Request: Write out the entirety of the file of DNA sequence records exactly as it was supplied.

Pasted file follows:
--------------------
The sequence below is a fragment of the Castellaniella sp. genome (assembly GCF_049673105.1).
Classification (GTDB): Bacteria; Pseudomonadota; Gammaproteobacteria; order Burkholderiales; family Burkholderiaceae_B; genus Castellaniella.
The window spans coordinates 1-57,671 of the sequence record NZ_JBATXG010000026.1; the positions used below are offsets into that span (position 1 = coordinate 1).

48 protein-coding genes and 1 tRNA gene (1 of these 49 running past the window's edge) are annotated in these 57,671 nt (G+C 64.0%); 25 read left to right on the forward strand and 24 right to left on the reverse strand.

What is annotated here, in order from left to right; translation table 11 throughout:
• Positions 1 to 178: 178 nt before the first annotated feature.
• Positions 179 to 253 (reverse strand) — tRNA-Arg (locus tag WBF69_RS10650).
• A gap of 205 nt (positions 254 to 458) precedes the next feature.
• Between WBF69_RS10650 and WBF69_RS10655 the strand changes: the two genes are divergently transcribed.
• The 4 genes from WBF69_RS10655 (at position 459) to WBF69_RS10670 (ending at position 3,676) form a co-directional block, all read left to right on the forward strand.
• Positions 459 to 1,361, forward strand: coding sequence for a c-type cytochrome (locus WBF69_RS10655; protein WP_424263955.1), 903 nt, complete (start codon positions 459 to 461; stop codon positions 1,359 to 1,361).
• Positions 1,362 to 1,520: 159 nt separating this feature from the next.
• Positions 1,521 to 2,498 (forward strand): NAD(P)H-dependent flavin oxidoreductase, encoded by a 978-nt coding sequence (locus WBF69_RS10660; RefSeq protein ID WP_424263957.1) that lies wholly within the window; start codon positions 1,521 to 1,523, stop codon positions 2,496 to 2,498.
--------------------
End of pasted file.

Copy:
The sequence below is a fragment of the Castellaniella sp. genome (assembly GCF_049673105.1).
Classification (GTDB): Bacteria; Pseudomonadota; Gammaproteobacteria; order Burkholderiales; family Burkholderiaceae_B; genus Castellaniella.
The window spans coordinates 1-57,671 of the sequence record NZ_JBATXG010000026.1; the positions used below are offsets into that span (position 1 = coordinate 1).

48 protein-coding genes and 1 tRNA gene (1 of these 49 running past the window's edge) are annotated in these 57,671 nt (G+C 64.0%); 25 read left to right on the forward strand and 24 right to left on the reverse strand.

What is annotated here, in order from left to right; translation table 11 throughout:
• Positions 1 to 178: 178 nt before the first annotated feature.
• Positions 179 to 253 (reverse strand) — tRNA-Arg (locus tag WBF69_RS10650).
• A gap of 205 nt (positions 254 to 458) precedes the next feature.
• Between WBF69_RS10650 and WBF69_RS10655 the strand changes: the two genes are divergently transcribed.
• The 4 genes from WBF69_RS10655 (at position 459) to WBF69_RS10670 (ending at position 3,676) form a co-directional block, all read left to right on the forward strand.
• Positions 459 to 1,361, forward strand: coding sequence for a c-type cytochrome (locus WBF69_RS10655; protein WP_424263955.1), 903 nt, complete (start codon positions 459 to 461; stop codon positions 1,359 to 1,361).
• Positions 1,362 to 1,520: 159 nt separating this feature from the next.
• Positions 1,521 to 2,498 (forward strand): NAD(P)H-dependent flavin oxidoreductase, encoded by a 978-nt coding sequence (locus WBF69_RS10660; RefSeq protein ID WP_424263957.1) that lies wholly within the window; start codon positions 1,521 to 1,523, stop codon positions 2,496 to 2,498.